A Clean, Well-Lighted Place

by Ernest Hemingway

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How does the use of dialogue and point of view in Hemingway's "A Clean, Well-Lighted Place" complement each other?

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Dialogue predominates the story in Hemingway's "A Clean Well-Lighted Place." The dialogue is almost exclusively between the two waiters--the waiter with a wife who is in a hurry and the old waiter who is not in a hurry--except for when the old man asks for more brandy and "A little more" and "Another" and says, "Thank you." Since there is this predominance, much of what we know about the waiters comes through the dialogue, although the narrator does contribute important character and story information, such as the above description of the waiters and such as the narrator’s indications that they were experienced and shrewd since "they kept watch on" the old man because "they knew that if he became too drunk he would leave without paying."

The point of view of this strange story is given through the voice of the minimalist narrator. Dialogue is complemented by the point of view because while dialogue provides information, the minimalist narrator provides description and commentary that advances the story's theme.

As an example, dialogue tells that last week the old man "was in despair," that one waiter has a wife ("I have a wife waiting”), and one is old (“I am not young”). From the point-of-view establishing narrator, we know the setting and atmosphere (i.e., mood), e.g., the "street light shone on the brass number" on the collar of the passing soldier. It also leads toward the theme: “The waiter watched him go down the street, a very old man walking unsteadily but with dignity.” More significantly, the narrator's point-of-view defining passages tell the indirect dialogue (the thoughts) of the old man, thoughts with which the narrator’s point-of-view establishing voice intertwines:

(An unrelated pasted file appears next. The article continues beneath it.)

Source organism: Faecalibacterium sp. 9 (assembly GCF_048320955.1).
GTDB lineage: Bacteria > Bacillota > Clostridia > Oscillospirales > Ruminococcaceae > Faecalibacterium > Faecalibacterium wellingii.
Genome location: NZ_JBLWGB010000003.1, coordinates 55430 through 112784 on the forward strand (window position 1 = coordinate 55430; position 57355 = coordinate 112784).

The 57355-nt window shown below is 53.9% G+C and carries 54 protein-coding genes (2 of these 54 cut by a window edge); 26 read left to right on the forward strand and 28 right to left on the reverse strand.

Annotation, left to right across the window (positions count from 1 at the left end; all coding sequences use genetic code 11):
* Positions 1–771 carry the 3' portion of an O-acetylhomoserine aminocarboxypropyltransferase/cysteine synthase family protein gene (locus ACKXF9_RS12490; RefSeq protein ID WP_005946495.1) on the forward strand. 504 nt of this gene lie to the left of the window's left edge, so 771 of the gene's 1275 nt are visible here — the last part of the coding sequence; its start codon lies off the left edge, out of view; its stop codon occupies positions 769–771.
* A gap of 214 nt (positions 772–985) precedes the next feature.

Nor can you stand before a bar with dignity although that is all that is provided for these hours. What did he fear? It was not a fear or dread, It was a nothing that he knew too well.

Thus, the detail-revealing, emotional, predominating dialogue between the waiters is complimented by the distanced, aloof, observational point of view established by the omniscient minimalist narrator who delves below the surface to reveal motive; suffering; dark, depressing feelings; and theme:

It was all a nothing and a man was a nothing too. ... Some lived in it and never felt it but he knew it all was nada y pues nada y nada y pues nada. ... A clean, well-lighted cafe was a very different thing.

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In Ernest Hemingway's short story "A Clean, Well-Lighted Place," how is dialogue used, particularly to complement point of view?

In Ernest Hemingway’s short story “A Clean, Well-Lighted Place,” dialogue functions in a number of ways, particularly as a complement to the story’s point of view. Among the ways in which dialogue functions are the following: